In the laundry room cabinet of my childhood home, we had a red Webster’s dictionary and a set of brown encyclopedias with gold foil lettering on each spine. When I wanted to know something, I opened the cabinet, plopped down on the floor, and pulled out a book to help me find the answer.
When I pose a question in adulthood, I tend to investigate in a similar way: I find a book.
The faster way would be to access a blog or an article on the internet, but I’ve always preferred to investigate the bigger questions with a book. Something about the slower pace of this is attractive to me, as if the space between question and answer allocated room in my mind to process the information.
The book I found this past month, Lead Yourself First: Inspiring Leadership Through Solitude by Raymond M. Kethledge and Michael S. Erwin, facilitated a better understanding of how to be a leader and how to lead myself. I’ve reached a point in my work and in my life that leaves me wondering what helps leaders grasp the opportunity and challenge of the small and large decisions they make. The key, I realize now, is often solitude.
Solitude. Concentration. Breath. Space.
Through Kethledge and Erwin’s words, I began to recognize how often my wandering mind was juggling rather than focusing. You can’t multitask and read thoughtfully, and you catch yourself more when you read in solitude. You remember your brain must focus on how the words, strung together, make up the sentences and the paragraphs and the message. You remember the best books motivate your mind to pull your eyes from the pages to think, to make connections, to establish a context within your world based on the content provided.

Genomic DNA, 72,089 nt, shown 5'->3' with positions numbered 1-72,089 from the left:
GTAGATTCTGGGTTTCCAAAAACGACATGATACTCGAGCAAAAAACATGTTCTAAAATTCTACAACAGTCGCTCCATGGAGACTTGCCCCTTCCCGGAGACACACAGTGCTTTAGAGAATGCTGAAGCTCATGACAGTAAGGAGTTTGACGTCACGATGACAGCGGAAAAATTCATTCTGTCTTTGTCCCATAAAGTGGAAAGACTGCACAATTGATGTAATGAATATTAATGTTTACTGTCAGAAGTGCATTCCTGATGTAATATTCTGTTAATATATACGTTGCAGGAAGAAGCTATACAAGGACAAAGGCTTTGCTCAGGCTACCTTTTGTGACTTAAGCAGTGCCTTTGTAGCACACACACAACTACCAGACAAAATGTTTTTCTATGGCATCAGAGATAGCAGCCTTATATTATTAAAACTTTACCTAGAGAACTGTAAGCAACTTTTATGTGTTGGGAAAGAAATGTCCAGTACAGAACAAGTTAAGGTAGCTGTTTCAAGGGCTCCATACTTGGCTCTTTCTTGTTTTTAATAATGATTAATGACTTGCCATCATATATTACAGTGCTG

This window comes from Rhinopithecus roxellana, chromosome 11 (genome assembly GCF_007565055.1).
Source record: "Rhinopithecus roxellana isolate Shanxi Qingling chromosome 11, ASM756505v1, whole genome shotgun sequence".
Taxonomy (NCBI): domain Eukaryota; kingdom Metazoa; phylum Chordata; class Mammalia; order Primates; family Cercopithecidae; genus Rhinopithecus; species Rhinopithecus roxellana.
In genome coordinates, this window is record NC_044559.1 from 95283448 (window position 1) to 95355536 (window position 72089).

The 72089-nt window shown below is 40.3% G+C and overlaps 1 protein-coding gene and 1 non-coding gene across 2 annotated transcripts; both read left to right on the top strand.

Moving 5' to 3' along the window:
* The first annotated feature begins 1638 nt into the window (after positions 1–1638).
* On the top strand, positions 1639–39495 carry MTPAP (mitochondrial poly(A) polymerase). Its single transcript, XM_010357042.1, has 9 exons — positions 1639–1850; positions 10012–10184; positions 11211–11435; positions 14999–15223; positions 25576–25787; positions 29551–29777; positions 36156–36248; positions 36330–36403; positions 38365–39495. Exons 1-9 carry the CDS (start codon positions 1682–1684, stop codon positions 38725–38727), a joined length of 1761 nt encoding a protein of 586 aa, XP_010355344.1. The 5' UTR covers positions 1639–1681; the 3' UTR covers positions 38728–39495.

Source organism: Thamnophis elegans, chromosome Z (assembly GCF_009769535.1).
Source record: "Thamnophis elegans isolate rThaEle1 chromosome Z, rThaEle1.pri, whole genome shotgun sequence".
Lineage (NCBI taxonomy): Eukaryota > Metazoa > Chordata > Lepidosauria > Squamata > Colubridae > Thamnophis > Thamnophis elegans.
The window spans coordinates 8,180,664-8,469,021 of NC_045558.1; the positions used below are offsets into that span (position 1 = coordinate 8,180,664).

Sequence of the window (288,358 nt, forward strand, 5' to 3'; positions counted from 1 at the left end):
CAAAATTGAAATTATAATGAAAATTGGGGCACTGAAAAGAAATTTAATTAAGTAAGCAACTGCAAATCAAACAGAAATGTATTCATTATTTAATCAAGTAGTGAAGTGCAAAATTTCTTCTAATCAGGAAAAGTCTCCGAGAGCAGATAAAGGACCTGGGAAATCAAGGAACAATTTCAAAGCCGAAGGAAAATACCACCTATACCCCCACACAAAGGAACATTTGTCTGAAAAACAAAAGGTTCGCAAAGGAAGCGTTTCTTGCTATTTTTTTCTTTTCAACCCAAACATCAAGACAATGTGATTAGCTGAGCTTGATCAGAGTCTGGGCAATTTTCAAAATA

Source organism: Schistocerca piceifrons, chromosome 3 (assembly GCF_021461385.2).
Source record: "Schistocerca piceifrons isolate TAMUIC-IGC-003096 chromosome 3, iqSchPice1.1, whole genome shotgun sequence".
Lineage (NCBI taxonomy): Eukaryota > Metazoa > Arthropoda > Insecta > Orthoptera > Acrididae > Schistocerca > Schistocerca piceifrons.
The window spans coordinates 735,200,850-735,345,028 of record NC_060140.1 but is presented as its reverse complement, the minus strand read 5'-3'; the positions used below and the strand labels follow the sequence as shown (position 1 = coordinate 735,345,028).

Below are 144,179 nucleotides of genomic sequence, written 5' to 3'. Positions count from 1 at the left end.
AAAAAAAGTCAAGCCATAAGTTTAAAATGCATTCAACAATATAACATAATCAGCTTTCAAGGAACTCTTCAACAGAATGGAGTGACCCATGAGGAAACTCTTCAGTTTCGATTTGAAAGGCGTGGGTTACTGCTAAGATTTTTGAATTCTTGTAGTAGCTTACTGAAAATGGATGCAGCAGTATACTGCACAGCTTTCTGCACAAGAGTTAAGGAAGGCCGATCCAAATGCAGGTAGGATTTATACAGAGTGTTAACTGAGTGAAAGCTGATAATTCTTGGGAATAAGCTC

From the pages in my lap, I read about how leaders of today and yesterday face decisions that make an impact on families, countries, and continents, and many of them rely heavily on processing information in solitude.
Solitude for some provides a place to write out a plan. For others, it is a place to recover after encountering a tumultuous situation. Some grieve in solitude. Some celebrate. The end result is the same: people interact with others better because they take time for themselves.
I considered the times in my life when I felt most present in the moment or calm and confident about a decision. These moments happen when I respect solitude as an essential piece of my schedule, whether intentional or not. I’ve found solitude while running or swimming, as well as while rocking a baby or sitting on a fallen tree on a hiking trail. In these instances, I have the best conversations with God.
Coincidence? Not a chance.
Passages in Mark include multiple references to Jesus finding moments of solitude or encouraging others to make time for it. It seems finding a secluded place to pray was a practice, and it makes sense: if you can’t hear your thoughts, how can you decipher your purpose?
Passages about Jesus leaving the group to be alone leave me wondering about what isn’t recorded. I’d like to know what solitude meant for a leader who had more weight on his shoulders than any leader before or since. How did the Savior process the magnitude of his choices while still leading people during his time on earth? Even Jesus had to make an active choice for solitude. He didn’t wait to see if he had time left at the end of the day. It was an important practice.
“And in the morning, long before daylight, He got up and went out to a deserted place, and there He prayed” (Mark 1:35 AMPC).
The leaders depicted in Kethledge and Erwin’s book used solitude to restore composure or replenish a well of creativity. I can see both of those concepts at work for me. I know that a relatively small window of solitude can have such an impact on my output that it outweighs any time I “took away” from the day.
In seasons of our lives when busyness is the norm, the best thing we can cultivate is a sacred appreciation for solitude. If you see me curled up with a book somewhere, and I stop to think between pages or scrawl a note, it means solitude is filling my tank. I hope it reminds you to fill yours.
If you don’t see Lacey Rose Dixon taking photos or writing, she’s thinking about it. So far, she’s called Minnesota, South Dakota, and Michigan home, and her passport gets itchy for stamps. Lacey loves scuba diving with her hubby and crawling after her little man. Follow her @laceyrosedixon on Twitter.
Photograph © Kiwihug, used with permission